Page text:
Feature

Backup and archiving get closer together

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Unified recovery is likely to become a more familiar term as an increasing number of vendors bring technologies such as backup, continuous data protection, data deduplication and replication together to be accessed from a single console. What's up for debate right now is whether or not archiving should also be brought into the mix.

The idea of bringing all of the different aspects of data protection together, including archiving, is relatively new to users and vendors alike. "Not all IT organizations have thought about things this way, and obviously not all the vendors have responded," says Lauren Whitehouse, an analyst at Enterprise Strategy Group, Milford, MA. "Only a handful [of them] have really thought about it," she adds.

CommVault's Simpana 7.0, the recently announced update and rebranding of the firm's QiNetix data management suite, integrates modular components, including backup, archiving, replication, search and resource management. Production, backup and archive data (both on- and offline) runs through a central policy repository to be indexed after which all of the data can be searched simultaneously. Symantec is working on integrating APIs across its Veritas NetBackup, Veritas CommandCentral and EnterpriseVault, though users will continue to access each product through its own console.

Marty Hurd, IT administrator at Cardinal Logistics Management Corp., a transportation company in Concord, NC, uses CommVault's QiNetix 6.1 to

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back up approximately 6TB weekly and is planning to have Simpana up and running by March of next year. He's interested in the upgrade not only because it will allow him to snapshot his entire server environment (he currently performs snapshots only of his Network Appliance filers), but also because it will allow end users to recover data on their own whether it's been archived or is still online, without having to go through him.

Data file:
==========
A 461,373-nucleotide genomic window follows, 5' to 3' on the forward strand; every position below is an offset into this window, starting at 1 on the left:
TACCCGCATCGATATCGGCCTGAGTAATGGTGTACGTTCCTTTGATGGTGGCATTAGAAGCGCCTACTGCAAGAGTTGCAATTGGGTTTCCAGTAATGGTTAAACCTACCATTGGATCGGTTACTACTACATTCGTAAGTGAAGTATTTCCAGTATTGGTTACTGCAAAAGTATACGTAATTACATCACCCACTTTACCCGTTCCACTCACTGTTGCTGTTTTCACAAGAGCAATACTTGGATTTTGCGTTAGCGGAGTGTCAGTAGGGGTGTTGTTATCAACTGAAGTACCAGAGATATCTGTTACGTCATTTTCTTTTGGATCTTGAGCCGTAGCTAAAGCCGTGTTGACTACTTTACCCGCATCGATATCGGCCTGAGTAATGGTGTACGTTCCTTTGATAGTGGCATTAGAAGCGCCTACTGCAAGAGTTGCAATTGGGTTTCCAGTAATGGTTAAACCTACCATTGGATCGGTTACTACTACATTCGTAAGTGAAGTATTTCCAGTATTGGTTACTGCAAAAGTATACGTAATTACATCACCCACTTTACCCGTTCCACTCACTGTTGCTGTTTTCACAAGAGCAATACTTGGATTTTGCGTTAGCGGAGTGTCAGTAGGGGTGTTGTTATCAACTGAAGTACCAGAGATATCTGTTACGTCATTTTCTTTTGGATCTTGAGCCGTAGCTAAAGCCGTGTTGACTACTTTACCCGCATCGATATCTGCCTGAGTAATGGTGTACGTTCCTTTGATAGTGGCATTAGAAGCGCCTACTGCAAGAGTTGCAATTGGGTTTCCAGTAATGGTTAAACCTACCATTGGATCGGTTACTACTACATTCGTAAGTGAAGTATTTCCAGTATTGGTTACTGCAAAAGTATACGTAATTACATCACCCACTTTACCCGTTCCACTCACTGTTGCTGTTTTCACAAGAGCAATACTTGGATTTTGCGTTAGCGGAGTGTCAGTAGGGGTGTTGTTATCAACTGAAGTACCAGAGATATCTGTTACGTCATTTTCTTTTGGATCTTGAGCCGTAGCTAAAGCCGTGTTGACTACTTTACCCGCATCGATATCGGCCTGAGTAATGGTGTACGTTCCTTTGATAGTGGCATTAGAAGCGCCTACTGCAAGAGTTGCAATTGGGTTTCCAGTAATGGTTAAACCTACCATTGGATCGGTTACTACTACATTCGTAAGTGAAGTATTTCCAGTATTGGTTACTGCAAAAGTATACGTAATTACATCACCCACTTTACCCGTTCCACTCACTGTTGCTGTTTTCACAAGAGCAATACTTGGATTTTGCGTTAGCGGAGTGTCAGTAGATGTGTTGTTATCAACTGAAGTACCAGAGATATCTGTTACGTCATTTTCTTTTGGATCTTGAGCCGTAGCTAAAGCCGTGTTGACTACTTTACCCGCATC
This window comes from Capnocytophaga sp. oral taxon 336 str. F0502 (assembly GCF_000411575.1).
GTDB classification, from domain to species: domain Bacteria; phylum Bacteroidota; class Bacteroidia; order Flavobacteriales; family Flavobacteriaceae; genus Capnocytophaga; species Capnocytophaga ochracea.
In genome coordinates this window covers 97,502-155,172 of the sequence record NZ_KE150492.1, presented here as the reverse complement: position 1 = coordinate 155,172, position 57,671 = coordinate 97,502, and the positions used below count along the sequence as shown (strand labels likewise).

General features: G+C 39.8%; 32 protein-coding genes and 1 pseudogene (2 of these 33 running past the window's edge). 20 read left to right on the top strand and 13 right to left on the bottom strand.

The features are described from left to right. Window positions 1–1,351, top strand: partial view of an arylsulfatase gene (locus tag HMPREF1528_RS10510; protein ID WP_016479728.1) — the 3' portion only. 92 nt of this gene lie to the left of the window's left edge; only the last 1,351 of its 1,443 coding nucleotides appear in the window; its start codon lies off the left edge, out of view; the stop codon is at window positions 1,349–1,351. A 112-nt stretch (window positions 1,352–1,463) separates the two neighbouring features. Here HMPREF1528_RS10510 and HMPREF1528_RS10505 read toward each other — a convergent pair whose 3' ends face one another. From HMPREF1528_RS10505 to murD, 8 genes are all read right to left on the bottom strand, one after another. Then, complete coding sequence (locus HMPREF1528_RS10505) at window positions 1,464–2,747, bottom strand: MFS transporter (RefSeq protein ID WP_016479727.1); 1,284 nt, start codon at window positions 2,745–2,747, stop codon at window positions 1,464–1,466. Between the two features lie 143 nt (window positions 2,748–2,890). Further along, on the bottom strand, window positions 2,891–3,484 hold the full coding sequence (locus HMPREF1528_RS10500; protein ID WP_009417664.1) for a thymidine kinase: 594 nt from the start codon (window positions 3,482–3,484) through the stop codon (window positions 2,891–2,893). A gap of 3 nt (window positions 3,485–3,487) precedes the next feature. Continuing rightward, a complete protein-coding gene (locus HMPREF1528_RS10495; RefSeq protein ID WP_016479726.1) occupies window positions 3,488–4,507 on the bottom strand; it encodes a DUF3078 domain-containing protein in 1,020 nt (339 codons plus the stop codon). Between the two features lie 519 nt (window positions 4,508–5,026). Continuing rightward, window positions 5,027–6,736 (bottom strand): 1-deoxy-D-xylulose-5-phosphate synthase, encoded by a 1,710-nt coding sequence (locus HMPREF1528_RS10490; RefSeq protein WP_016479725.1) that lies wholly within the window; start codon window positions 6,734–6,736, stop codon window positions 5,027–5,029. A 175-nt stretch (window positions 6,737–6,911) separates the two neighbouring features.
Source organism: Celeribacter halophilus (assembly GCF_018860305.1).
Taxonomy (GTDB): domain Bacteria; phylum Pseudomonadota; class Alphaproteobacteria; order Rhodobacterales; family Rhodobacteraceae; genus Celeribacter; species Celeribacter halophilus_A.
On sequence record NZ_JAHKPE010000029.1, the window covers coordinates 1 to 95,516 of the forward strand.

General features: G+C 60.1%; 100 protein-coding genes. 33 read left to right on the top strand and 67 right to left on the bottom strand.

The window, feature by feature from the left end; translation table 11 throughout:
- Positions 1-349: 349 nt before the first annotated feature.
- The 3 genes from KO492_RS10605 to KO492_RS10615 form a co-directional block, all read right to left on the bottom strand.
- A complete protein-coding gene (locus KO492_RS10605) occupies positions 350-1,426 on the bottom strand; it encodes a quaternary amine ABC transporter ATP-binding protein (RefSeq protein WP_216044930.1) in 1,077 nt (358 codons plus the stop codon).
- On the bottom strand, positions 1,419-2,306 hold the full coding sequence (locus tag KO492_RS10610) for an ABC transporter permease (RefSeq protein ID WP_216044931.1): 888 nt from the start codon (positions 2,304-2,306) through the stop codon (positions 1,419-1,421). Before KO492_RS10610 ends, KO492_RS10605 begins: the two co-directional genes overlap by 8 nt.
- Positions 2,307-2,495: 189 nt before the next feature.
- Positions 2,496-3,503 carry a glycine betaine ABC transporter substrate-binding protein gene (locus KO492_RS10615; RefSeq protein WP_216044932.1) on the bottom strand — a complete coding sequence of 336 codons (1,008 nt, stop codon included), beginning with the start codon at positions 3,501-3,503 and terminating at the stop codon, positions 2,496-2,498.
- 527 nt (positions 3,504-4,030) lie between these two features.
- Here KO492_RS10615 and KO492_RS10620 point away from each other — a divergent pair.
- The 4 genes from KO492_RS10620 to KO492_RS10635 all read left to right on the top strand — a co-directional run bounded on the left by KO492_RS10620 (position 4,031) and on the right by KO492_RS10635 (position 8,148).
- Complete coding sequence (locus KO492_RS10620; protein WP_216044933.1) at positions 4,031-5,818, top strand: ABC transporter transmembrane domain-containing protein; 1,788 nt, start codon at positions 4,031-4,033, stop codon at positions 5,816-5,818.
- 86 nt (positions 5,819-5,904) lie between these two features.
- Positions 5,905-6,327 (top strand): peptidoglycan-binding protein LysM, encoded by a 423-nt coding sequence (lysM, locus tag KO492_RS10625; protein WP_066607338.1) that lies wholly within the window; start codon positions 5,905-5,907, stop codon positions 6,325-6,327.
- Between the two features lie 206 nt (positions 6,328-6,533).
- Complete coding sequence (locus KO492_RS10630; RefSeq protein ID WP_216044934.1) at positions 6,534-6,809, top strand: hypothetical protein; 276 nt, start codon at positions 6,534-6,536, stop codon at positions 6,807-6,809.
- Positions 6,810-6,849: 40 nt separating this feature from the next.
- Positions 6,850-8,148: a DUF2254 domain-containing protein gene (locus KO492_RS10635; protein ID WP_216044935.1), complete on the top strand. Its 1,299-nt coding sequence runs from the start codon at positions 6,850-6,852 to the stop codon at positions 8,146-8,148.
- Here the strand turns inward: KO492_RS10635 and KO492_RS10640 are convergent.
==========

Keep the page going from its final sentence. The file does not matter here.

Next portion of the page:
"If they can just go into the interface and choose the file they want ... they get what they need a lot faster than having to go through a chain of command," says Hurd.

It's not clear whether other storage vendors will follow suit and merge backup and archive, either by combining interfaces, centralizing policy management, creating a single repository for backup and archived data, or some combination of all three. But there may be good reason to keep the two processes separate. For example, in many larger or highly regulated companies, archiving responsibilities could fall to the company's content management team, who would then be responsible for deciding which technology should be used.

"That isn't to say that IT operations and infrastructure isn't involved," says Stephanie Balaouras, senior analyst at Forrester Research, Cambridge, MA. "But I think because of regulatory and legal issues, if it's driven by that, the decision is made somewhere else in the organization."

--Trina MacDonald

This was first published in September 2007

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